Celebrating record reductions in youth crime

Swansea’s award-winning Youth Offending Service is celebrating its 10th birthday and is helping make our city a safer place.

Over the last decade the team has helped thousands of young people avoid or turn their backs on crime.

And that work has seen record reductions in the number of car thefts, domestic burglary and serious violent crime being committed by young people.

Each year more than 2,000 young people have been given the opportunity to avoid criminal behaviour or make a fresh start through YOS.

Since 2000 youth crime is down by more than 70 per cent with the biggest reductions seen in the theft of cars, domestic burglary and serious violent crime.

Re-offending by young people in Swansea is among the lowest in England and Wales. The number of persistent young offenders has fallen by 90 per cent.

Reported youth crime has declined from over 2,000 in 2000/1 reported incidents to 532 in 2009/10.

Eddie Isles, Manager of the Youth Offending Service, said: “Over 10 years the YOS and its partner agencies have worked to make Swansea a safer place to live for all its citizens.

“The work is important not just to make Swansea residents feel safer in their communities and to enjoy lower insurance premiums but also to bring the economic benefits associated with a more attractive city.

“It’s also vital we do all we can to give our young people a chance for a better future and that we support them to achieve their potential away from crime, violence, drugs and alcohol misuse.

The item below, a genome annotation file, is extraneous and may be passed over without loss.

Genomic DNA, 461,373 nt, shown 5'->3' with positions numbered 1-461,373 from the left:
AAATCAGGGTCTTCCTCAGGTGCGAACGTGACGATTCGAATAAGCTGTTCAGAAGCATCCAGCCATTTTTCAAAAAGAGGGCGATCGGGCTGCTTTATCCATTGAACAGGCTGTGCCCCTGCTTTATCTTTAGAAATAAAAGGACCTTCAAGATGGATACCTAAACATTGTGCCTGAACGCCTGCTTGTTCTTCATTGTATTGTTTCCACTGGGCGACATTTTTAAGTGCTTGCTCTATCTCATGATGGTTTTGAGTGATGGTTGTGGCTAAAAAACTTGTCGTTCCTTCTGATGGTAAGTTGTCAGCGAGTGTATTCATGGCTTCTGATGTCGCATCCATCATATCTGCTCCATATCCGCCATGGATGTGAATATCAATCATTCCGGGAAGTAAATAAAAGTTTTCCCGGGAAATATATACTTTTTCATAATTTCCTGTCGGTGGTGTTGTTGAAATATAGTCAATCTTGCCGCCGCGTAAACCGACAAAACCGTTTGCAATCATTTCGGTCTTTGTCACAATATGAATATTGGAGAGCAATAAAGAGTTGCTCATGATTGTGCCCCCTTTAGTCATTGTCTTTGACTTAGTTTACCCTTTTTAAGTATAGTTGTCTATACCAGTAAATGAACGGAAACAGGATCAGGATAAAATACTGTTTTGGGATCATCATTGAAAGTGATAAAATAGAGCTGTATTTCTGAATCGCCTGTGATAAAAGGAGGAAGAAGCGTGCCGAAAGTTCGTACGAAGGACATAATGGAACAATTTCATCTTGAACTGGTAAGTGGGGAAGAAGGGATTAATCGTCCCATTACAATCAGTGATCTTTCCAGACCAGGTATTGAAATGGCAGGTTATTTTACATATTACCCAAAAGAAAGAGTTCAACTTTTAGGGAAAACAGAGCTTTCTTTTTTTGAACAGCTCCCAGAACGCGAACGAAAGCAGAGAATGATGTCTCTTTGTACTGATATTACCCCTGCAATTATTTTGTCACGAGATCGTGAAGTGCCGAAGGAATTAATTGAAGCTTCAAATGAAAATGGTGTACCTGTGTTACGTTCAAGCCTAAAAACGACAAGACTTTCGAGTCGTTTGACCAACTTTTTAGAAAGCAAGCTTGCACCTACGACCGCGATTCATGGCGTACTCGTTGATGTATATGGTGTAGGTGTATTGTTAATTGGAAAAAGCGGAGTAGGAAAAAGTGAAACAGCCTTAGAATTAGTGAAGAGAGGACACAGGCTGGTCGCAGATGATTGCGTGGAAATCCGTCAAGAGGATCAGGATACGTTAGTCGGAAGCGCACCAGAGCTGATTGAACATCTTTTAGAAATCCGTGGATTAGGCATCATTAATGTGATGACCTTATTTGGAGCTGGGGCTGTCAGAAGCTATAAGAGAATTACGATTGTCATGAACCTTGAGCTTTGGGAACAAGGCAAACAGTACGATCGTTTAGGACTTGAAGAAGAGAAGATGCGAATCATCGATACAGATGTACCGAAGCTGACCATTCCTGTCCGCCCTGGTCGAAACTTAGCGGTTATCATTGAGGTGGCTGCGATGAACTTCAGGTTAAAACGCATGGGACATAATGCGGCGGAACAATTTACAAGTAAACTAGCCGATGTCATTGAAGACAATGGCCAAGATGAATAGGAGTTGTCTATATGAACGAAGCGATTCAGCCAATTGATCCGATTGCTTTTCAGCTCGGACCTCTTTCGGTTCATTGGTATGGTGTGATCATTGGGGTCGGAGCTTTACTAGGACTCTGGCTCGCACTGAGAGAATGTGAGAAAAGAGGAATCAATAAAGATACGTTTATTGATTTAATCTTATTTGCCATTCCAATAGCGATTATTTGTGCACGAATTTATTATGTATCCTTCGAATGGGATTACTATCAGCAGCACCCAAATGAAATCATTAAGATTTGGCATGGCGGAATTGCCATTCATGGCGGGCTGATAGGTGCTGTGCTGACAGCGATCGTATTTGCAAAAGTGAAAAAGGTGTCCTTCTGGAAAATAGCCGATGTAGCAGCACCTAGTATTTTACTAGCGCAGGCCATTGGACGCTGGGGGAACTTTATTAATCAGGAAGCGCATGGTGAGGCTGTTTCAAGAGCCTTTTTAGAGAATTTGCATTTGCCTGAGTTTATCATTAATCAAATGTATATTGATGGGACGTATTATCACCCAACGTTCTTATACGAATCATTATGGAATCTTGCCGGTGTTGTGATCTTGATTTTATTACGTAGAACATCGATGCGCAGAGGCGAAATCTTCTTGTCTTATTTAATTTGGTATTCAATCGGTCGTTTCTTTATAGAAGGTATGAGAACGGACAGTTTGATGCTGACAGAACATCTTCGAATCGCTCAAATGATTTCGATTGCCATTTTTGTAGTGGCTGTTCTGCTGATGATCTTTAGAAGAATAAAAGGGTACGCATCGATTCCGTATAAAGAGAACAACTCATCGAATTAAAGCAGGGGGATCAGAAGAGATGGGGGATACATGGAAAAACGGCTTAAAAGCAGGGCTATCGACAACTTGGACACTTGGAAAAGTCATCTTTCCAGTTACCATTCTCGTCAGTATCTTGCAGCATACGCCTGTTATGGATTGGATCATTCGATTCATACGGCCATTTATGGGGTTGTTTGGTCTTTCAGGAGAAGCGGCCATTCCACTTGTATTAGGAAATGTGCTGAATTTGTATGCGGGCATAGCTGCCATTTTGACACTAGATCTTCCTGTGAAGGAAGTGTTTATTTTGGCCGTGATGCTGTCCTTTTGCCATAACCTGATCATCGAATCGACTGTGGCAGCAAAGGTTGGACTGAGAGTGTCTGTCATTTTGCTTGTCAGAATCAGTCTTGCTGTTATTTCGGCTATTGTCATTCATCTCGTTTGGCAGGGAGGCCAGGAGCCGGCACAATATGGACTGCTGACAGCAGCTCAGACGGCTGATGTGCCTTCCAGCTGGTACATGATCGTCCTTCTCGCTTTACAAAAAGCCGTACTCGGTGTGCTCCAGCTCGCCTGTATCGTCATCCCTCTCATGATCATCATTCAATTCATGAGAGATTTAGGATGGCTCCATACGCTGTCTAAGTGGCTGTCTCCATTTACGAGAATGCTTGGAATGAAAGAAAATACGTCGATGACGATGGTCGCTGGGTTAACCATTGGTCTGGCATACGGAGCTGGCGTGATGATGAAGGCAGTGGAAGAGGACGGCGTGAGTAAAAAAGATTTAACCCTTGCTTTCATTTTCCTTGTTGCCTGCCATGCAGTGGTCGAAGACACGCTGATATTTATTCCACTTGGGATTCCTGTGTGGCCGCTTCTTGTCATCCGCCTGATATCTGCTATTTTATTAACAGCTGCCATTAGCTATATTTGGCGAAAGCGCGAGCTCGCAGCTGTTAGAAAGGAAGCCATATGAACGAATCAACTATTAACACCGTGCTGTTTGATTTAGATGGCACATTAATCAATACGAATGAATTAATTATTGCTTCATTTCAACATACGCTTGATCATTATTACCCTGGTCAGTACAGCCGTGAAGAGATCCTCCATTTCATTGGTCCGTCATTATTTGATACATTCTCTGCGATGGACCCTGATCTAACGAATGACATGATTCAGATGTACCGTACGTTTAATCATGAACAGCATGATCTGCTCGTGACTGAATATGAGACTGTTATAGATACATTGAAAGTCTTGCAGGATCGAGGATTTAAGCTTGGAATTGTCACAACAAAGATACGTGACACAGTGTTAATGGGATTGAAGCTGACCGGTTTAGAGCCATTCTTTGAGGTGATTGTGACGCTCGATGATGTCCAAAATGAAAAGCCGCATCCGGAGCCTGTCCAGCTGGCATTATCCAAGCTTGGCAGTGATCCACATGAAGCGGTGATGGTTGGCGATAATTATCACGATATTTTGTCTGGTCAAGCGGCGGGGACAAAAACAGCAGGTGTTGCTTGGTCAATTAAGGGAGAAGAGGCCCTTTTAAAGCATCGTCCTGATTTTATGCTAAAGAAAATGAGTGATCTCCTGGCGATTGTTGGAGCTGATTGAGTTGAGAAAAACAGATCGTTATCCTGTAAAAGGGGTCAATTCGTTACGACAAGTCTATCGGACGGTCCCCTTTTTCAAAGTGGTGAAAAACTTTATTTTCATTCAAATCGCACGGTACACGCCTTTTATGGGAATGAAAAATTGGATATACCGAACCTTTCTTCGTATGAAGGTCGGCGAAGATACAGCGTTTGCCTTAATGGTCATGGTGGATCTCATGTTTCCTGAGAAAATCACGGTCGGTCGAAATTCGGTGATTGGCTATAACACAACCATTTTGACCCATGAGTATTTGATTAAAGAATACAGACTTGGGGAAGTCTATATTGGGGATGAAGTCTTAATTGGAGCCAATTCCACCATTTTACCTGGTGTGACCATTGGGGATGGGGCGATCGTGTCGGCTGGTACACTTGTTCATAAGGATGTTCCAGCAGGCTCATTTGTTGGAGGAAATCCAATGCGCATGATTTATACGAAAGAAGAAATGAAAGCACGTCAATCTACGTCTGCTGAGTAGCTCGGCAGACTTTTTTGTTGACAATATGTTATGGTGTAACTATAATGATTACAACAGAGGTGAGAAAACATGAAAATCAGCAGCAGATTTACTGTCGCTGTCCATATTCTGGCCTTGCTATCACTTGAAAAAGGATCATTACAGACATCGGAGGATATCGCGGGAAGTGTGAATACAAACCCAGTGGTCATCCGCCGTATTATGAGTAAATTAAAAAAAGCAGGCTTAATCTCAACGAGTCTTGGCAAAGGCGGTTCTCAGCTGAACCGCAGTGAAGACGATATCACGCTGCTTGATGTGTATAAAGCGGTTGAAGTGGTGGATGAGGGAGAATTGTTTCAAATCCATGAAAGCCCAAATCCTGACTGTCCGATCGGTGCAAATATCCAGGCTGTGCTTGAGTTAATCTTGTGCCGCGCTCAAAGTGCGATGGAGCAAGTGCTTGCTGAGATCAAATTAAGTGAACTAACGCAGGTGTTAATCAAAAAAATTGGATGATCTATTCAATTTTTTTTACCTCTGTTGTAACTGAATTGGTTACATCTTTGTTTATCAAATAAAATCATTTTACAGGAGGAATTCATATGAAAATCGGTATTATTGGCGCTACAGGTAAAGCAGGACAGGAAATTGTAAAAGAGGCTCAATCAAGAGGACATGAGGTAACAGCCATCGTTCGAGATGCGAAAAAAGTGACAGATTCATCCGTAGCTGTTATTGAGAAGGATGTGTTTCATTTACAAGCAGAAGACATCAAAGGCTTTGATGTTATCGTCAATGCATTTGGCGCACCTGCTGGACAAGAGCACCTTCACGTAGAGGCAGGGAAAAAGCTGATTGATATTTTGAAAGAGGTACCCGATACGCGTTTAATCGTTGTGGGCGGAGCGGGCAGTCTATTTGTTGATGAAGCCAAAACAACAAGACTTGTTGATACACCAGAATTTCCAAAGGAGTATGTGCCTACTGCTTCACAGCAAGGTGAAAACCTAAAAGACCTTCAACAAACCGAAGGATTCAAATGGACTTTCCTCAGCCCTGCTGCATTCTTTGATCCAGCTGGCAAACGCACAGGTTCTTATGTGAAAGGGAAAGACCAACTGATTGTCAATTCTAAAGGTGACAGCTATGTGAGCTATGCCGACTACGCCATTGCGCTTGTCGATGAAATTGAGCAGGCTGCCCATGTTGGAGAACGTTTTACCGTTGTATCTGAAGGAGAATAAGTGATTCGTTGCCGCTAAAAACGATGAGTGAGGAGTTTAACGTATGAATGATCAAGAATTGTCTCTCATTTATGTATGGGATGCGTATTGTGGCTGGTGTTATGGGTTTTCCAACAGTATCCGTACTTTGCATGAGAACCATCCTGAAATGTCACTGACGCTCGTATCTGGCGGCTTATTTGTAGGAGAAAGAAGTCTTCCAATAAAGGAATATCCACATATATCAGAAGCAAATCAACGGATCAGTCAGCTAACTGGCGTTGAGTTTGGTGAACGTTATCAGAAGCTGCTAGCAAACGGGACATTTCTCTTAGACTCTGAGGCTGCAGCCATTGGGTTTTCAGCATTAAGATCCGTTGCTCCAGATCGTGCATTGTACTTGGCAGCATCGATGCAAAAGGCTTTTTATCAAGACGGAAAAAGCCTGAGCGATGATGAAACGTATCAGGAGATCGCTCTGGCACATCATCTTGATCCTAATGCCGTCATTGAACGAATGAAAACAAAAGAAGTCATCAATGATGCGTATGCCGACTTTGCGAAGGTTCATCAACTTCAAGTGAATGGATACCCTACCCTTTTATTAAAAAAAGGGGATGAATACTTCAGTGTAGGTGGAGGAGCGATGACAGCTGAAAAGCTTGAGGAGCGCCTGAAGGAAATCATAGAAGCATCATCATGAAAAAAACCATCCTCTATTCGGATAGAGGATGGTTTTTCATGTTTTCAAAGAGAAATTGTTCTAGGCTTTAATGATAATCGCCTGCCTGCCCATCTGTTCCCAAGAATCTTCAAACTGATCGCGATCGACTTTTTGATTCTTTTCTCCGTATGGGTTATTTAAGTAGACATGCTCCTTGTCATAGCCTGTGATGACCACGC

“Young people have worked with us in schools and communities and helped change Swansea from a high youth crime area to one of the lowest in the UK.

“Their participation; the valued involvement of many volunteers and the role played by Magistrates in Swansea Youth Court have all contributed to making Safer Swansea a reality.”

New figures show that thanks to the Youth Offending Service the numbers of young people being sent to custody by the courts has fallen by more than anywhere else in the country.

Prevention measures and working with parents has resulted in a drop of 55 per cent in the number of first time entrants to the criminal justice systems.

The work being done in Swansea has also caught the eye of the Home Office in London which has held up our city as a prime example of how to tackle youth crime and the causes of it.

John, aged 20 from the Swansea area, knows first-hand what a vital role YOS can play in a young person’s life.

At the age of 17 he was addicted to heroin, had been in jail, was out of food and out of cash and living in a tent outside Swansea’s Guildhall.

Three years on and with the support of Swansea Drugs Project and the Youth Justice Centre, part of the Youth Offending Service, John’s turned his life around.

He has a place to call home in Briton Ferry, he owns a motorcycle and now volunteers at the YJC- the very place where he found people willing to support him in his effort to change his life.

John said: “Coming here was a tremendous help. I think it was one of the most important things I have done in my life. I have tremendous gratitude for what the YJC did to guide me and to show me that there was another side to life.”

YOS is a partnership of Swansea Council, the Police, Probation Service and the Health Trust. It uses early intervention and education strategies, works with parents and helps youngsters avoid the harm of alcohol and drugs misuse.

Four times in 10 years the YOS has been commended or highly commended by the UK Government in the Justice Awards.  In 2006 it won outright winner in the Outstanding Contribution to Tackling Youth Crime category.